Don't miss

Replay


LATEST SHOWS

MEDIAWATCH

Students blockade Paris schools to protest suspected police rape

Read more

ACROSS AFRICA

Displaced people in South Sudan suffer from untreated mental disorders

Read more

EYE ON AFRICA

Somalian President asks Al Shabaab to lay down their weapons

Read more

THE DEBATE

Borderline Politics: US-Mexico relations hit a wall (part 1)

Read more

THE DEBATE

Borderline Politics: US-Mexico relations hit a wall (part 2)

Read more

FOCUS

Arms race: Delegations eye lucrative deals at Abu Dhabi military fair

Read more

FRENCH CONNECTIONS

France's Salon de l'Agriculture: Celebrating a struggling sector

Read more

INSIDE THE AMERICAS

Brazil: Carnival in a time of crisis

Read more

ENCORE!

A long way from home: 'Lion' stars Nicole Kidman and Dev Patel hit the red carpet

Read more

IN THE PAPERS

An overview of the stories making the French and international newspaper headlines. From Monday to Friday live at 7.20 am and 9.20 am Paris time.

Latest update : 2011-01-03

Midnight massacre

Two editorial writers in the Arab press are critical of Egypt’s government following the New Year’s Day attack on Coptic Christians in Alexandria in Egypt in which 21 people were killed. That's the focus of the International Press Review for Monday, 3rd January 2011:

Several of the world’s papers, including The Guardian in the UK, lead on the New Year’s Day bomb explosion outside a Coptic Christian church in Alexandria in northern Egypt. The paper calls it the “midnight massacre” and shows a picture of a blood-stained image of Christ at the al-Qiddissine Church.

Tariq Alhomayed, editor-in-chief of the Saudi paper Asharq Al-Awsat, says in an editorial that “it is not enough for Egyptian government officials to say the attack was a foreign assault”. He says “Egyptians need to look at reality in the face and see they have made a fatal mistake in allowing extremism to infiltrate Egyptian society”. He argues that a number of Egyptian terrorists are living in various countries worldwide and experience shows that terrorists “always return to their country”.

Arab Nationalist militant Abdel al-Bari Atwan, editor in chief of Al-Quds Al-Arabi, says that Egypt’s leadership “is forgetting a little quickly that Islamic extremism existed in Egypt long before the emergence of al-Qaida". The editorial writer points out that it grew into an international organisation thanks to certain Egyptian militants such as Ayman al-Zawahri, Abu Fahs al Masri and others.

To Spain, where new anti-smoking rules came into force on Sunday. Restaurants, nightclubs, casinos, airports and even some outdoor spaces are now smoke free. The Spanish Paper El Mundo says Spain’s smokers are resigned to the changes. One says: “Now I have to drink the coffee faster and go outside to smoke.” The paper quotes the head of the Cantabria region, Miguel Angel Revilla, known for his love of cigars, as saying: “I say it is worse to steal. Smokers are regarded almost as if they are criminals”. It quotes him saying he’s not going to quit.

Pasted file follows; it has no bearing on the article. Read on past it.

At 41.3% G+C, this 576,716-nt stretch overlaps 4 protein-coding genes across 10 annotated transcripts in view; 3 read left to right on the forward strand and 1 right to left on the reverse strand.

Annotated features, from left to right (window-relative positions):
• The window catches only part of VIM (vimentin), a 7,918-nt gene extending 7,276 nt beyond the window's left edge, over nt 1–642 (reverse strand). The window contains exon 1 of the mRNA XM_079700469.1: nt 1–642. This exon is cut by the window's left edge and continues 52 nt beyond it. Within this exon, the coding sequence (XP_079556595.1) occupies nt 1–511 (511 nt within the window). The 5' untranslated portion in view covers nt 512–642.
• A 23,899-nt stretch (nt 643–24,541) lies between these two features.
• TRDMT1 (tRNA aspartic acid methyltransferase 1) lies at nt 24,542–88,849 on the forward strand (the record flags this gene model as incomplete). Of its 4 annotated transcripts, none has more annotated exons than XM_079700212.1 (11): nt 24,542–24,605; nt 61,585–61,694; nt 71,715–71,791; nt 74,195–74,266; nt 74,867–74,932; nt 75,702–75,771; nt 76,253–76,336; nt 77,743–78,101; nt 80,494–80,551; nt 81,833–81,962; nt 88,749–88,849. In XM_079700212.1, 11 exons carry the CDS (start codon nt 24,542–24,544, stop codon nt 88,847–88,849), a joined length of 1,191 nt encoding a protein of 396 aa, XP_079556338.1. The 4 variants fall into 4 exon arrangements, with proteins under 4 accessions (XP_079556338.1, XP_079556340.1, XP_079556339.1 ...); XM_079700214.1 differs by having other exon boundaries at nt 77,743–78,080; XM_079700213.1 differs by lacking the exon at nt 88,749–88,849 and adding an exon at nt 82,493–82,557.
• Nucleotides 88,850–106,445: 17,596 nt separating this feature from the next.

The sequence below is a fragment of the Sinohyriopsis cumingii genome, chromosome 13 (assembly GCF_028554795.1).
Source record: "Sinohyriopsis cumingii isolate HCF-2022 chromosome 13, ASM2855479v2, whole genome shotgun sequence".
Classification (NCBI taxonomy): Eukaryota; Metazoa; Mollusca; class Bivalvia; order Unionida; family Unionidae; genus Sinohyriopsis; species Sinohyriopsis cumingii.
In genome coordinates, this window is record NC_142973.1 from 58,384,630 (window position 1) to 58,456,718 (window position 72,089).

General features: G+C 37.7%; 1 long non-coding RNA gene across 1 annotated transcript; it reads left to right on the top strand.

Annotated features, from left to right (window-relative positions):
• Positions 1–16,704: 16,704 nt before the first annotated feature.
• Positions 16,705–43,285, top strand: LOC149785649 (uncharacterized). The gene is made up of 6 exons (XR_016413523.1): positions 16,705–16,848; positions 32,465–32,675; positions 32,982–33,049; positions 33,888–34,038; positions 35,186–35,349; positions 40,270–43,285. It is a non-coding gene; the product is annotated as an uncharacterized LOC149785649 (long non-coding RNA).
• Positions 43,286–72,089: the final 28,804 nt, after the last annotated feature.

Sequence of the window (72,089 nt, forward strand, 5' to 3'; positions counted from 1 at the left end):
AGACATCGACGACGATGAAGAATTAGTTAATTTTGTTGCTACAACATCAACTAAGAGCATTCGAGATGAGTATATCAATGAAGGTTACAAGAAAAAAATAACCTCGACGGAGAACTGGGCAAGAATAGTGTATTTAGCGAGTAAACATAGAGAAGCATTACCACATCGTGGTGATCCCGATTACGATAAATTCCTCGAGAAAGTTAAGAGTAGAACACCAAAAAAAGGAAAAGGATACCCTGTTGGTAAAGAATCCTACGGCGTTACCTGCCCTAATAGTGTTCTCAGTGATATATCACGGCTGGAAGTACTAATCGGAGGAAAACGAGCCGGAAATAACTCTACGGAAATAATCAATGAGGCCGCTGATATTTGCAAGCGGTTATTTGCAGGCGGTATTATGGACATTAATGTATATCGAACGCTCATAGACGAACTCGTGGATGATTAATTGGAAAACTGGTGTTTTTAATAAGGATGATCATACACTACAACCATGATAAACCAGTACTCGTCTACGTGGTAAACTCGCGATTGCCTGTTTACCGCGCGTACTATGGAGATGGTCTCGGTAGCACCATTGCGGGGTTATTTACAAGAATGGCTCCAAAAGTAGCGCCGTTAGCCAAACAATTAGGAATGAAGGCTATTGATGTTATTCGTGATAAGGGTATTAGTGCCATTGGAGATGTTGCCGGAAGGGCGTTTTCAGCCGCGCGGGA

El Pais has a piece by smoker Javier Sampedro called: “Un cambio para siempre” (“A change forever”). He says the main change for him so far is in the tapas bar where cigarette butts are no longer being thrown to the floor with the shrimp heads, mussel shells, chicken bones and used napkins.

Lots of the papers are looking at the upcoming new year and also the last. The International Herald Tribune has a piece by Ben Zimmer called the “Word of the Year?” He is off to the annual meeting of the American Dialect Society which will choose the Word for 2010. His choice is “junk”. From Greece’s junk status to BP’s underwater junk shot using rope and golf balls to try and stop the Gulf of Mexico oil leak, as well as junk food and junk DNA.

And to end, more junk. The UK’s Daily Mail reports on the piles of rubbish in streets after the Christmas-New Year festivities. Christmas may have been and gone but have the bin men have skipped homes in certain parts of the country. The paper shows street scenes in Birmingham and Exeter. The paper says hundreds of thousands of people are affected by the rubbish pile-up across the UK.
 

By Nicholas RUSHWORTH

COMMENT(S)

Archives

2017-02-23 Mexico

'Pineapple Pizza Tests Limits of Presidential Power in Iceland'

INTERNATIONAL PAPERS - Thurs. 23.02.17: US officials receive a "chilly" welcome in Mexico with tensions running high over immigration. Meanwhile, British papers wonder if their...

Read more

2017-02-23 François Bayrou

French papers react to alliance between centrists Macron and Bayrou

FRENCH PAPERS - Thurs. 23.02.17: Papers react to yesterday's surprise announcement of a centrist alliance between Emmanuel Macron and longstanding centrist politician François...

Read more

2017-02-22 Donald Trump

93 candles for Robert Mugabe

INTERNATIONAL PAPERS - Weds. 22.02.17: In the US, President Donald Trump directs his administration to enforce the nation’s immigration laws more aggressively, drawing mixed...

Read more

2017-02-22 jihad

French Senate report: Govt policy to 'de-radicalize' jihadists is not working

FRENCH PAPERS - Weds. 22.02.17: A French Senate report scheduled to come out today assesses the government's efforts to help individuals brainwashed by Islamists. According to...

Read more

2017-02-21 North Korea

'The Evolution of the Presidential Portrait'

INTERNATIONAL PAPERS - Tues. 21.02.17: Papers focus on Iraq's campaign to take back the western section of its second-largest city, Mosul, from the so-called Islamic State group....

Read more